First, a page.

A Florida hospital paid the HHS $85,000 to settle an alleged violation of a patient's right to see the prenatal health records of her unborn baby, HHS said on Monday.
The hospital, Bayfront Health in St. Petersburg, Fla., didn't admit to wrongdoing, but agreed to an action plan with the HHS Office of Civil Rights over its potential breach of a HIPAA requirement where providers are supposed to give their patients requested medical records within 30 days and without a hefty charge.
The patient who lodged the complaint with the federal government was a pregnant woman who had sent a written request for the fetal heart monitor records for her unborn baby in October 2017. The hospital at the time told her it didn't find these records.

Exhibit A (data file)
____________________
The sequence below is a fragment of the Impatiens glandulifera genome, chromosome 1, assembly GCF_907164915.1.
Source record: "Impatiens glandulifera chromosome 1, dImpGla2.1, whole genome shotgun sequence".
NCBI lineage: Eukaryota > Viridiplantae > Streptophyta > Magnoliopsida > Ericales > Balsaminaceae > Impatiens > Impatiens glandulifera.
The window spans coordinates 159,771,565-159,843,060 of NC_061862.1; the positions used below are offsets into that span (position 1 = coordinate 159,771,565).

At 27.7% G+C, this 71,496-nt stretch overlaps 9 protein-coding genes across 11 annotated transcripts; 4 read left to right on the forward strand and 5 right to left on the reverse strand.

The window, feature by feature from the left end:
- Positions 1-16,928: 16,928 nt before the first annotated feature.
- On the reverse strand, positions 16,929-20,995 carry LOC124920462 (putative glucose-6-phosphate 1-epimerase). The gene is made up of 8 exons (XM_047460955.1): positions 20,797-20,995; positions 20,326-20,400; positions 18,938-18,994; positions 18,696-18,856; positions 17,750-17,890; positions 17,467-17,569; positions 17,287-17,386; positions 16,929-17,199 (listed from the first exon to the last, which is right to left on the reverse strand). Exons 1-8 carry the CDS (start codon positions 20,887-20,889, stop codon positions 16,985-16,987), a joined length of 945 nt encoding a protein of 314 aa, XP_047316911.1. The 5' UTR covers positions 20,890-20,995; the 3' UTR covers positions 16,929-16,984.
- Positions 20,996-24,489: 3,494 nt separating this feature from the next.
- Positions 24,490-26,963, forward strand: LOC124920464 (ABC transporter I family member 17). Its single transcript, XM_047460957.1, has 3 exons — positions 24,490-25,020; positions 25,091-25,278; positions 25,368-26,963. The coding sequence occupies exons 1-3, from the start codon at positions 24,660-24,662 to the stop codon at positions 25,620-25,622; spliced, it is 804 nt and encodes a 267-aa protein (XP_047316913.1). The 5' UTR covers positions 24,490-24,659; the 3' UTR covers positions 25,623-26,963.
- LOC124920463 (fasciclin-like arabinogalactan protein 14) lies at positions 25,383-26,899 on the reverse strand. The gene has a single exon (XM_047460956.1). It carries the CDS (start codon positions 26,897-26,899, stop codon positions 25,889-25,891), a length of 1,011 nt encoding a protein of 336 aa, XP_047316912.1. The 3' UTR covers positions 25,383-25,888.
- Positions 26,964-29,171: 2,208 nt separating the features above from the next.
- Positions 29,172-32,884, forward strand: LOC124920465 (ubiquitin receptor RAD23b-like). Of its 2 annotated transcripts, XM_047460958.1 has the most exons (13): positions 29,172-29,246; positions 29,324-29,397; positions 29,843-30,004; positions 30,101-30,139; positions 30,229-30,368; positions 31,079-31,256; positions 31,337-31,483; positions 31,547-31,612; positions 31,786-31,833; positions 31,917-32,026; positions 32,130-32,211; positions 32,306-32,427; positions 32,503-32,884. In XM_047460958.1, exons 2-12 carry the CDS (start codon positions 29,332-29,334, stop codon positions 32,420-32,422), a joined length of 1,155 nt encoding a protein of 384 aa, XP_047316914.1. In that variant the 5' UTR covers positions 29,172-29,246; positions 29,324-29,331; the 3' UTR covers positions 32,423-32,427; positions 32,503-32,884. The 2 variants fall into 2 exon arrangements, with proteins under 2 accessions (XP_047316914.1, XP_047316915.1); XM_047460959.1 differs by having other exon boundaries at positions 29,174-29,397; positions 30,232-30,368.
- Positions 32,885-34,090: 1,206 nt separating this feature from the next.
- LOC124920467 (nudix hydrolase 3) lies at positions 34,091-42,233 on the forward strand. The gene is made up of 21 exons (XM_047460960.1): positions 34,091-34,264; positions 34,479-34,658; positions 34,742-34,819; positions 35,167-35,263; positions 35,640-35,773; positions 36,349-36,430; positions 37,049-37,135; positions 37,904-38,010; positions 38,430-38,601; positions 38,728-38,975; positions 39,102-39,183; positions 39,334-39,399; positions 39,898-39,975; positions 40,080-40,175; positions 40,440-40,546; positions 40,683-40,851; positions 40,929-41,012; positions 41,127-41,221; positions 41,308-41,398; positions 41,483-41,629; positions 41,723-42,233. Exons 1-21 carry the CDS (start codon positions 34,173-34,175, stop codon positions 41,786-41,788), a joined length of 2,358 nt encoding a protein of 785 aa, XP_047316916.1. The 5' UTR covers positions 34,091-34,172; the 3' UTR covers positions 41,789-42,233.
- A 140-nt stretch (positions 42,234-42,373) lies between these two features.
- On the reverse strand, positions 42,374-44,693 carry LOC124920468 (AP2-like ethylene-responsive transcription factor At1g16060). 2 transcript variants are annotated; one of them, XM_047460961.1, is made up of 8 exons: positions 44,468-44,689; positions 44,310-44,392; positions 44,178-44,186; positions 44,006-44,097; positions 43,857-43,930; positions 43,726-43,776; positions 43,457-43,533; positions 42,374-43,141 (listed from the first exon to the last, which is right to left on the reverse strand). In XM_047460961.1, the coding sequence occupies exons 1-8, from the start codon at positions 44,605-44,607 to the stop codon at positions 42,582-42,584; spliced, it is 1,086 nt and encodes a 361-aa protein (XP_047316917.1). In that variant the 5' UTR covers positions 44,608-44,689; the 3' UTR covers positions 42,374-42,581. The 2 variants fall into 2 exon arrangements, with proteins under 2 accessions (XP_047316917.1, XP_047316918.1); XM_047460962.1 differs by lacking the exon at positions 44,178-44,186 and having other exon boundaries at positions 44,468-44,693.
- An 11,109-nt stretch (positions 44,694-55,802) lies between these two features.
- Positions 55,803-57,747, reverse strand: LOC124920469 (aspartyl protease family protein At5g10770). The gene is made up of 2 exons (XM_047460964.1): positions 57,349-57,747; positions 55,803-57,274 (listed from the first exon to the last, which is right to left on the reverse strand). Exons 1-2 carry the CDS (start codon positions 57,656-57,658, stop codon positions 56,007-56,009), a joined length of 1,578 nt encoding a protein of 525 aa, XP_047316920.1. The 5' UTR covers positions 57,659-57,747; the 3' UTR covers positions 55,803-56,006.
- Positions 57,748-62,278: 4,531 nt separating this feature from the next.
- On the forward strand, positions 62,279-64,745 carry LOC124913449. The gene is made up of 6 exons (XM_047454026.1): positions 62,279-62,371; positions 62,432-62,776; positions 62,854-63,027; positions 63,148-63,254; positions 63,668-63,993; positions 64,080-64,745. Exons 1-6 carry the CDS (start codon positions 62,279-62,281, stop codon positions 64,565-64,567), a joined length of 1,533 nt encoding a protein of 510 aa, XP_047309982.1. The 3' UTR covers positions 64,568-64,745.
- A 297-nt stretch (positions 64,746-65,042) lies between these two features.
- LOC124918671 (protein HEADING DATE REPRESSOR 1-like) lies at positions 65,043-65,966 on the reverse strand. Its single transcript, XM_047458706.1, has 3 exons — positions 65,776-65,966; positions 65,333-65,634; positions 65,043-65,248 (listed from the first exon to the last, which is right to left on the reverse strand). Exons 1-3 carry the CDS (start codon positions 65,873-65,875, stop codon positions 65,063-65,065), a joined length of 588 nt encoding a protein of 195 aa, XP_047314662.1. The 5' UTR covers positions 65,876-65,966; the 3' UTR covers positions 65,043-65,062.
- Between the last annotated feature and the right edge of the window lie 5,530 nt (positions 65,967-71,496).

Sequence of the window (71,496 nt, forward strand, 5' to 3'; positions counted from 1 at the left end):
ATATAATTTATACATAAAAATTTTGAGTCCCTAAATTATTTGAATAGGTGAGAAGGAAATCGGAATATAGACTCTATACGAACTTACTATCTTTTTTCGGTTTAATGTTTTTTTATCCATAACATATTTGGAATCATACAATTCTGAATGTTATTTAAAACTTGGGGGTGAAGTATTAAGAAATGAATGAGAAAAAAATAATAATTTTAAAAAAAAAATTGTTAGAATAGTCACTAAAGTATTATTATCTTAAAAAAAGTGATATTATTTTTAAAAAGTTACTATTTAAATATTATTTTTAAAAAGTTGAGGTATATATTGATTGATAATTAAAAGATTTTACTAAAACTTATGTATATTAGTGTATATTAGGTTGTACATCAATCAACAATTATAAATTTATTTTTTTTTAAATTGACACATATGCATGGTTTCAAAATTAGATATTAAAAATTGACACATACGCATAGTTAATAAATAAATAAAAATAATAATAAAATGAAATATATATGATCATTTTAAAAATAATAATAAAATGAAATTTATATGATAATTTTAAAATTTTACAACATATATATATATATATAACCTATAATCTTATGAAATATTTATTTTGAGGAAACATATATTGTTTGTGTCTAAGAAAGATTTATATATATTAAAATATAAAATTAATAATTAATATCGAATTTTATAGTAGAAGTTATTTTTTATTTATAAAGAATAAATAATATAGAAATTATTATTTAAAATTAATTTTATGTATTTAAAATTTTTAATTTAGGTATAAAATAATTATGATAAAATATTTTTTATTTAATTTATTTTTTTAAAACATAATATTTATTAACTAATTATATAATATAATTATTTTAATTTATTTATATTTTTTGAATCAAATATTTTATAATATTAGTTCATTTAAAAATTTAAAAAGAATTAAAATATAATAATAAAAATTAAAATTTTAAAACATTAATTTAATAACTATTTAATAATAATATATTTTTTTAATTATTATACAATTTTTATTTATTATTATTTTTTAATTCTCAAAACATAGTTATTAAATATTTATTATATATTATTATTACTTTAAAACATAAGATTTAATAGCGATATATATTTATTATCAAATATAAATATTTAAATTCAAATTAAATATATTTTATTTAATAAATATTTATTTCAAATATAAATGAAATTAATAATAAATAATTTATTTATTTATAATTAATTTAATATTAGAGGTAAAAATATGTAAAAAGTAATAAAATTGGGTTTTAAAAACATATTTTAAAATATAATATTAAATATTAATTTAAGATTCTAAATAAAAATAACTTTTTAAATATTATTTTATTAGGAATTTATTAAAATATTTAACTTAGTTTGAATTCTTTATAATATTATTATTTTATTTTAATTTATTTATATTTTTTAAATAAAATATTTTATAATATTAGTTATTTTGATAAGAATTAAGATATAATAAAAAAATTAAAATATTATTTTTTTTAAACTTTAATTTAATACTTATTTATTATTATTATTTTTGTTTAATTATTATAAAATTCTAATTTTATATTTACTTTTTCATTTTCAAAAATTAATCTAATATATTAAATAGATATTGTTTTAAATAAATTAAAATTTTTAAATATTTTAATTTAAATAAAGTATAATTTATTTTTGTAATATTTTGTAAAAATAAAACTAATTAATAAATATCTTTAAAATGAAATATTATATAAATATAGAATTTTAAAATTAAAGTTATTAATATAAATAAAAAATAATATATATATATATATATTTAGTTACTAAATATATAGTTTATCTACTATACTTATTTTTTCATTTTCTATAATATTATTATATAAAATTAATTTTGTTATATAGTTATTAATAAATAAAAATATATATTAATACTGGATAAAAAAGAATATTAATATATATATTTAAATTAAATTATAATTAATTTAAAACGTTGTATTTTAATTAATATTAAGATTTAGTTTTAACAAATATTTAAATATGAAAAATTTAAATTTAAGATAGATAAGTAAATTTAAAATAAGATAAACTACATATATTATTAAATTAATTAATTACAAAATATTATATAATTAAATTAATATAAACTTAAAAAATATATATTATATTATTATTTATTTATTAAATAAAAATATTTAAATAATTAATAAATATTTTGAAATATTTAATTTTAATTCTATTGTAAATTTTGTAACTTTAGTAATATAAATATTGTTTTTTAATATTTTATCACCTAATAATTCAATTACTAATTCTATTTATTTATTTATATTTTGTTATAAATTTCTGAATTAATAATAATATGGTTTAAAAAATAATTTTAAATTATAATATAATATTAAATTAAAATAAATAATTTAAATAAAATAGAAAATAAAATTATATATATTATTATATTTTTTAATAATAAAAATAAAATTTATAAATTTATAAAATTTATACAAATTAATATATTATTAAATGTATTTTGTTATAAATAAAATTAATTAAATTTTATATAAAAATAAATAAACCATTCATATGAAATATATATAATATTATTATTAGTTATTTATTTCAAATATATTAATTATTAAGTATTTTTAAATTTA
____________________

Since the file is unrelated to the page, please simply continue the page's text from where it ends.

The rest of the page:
After Bayfront and the patient's attorney continued discussing the issue for over a year, the federal agency investigated. Bayfront gave the mother the fetal heart monitor records she asked for in February 2019.
The Office of Civil Rights' enforcement action is part of its HIPAA "Right of Access Initiative" announced earlier this year. The initiative is supposed to "rigorously enforce" the ability of patients to see their records. The rights extend to parents of minor children.
"Providing patients with their health information not only lowers costs and leads to better health outcomes, it's the law," said Roger Severino, director of the Office of Civil Rights. "We aim to hold the healthcare industry accountable for ignoring peoples' rights to access their medical records and those of their kids."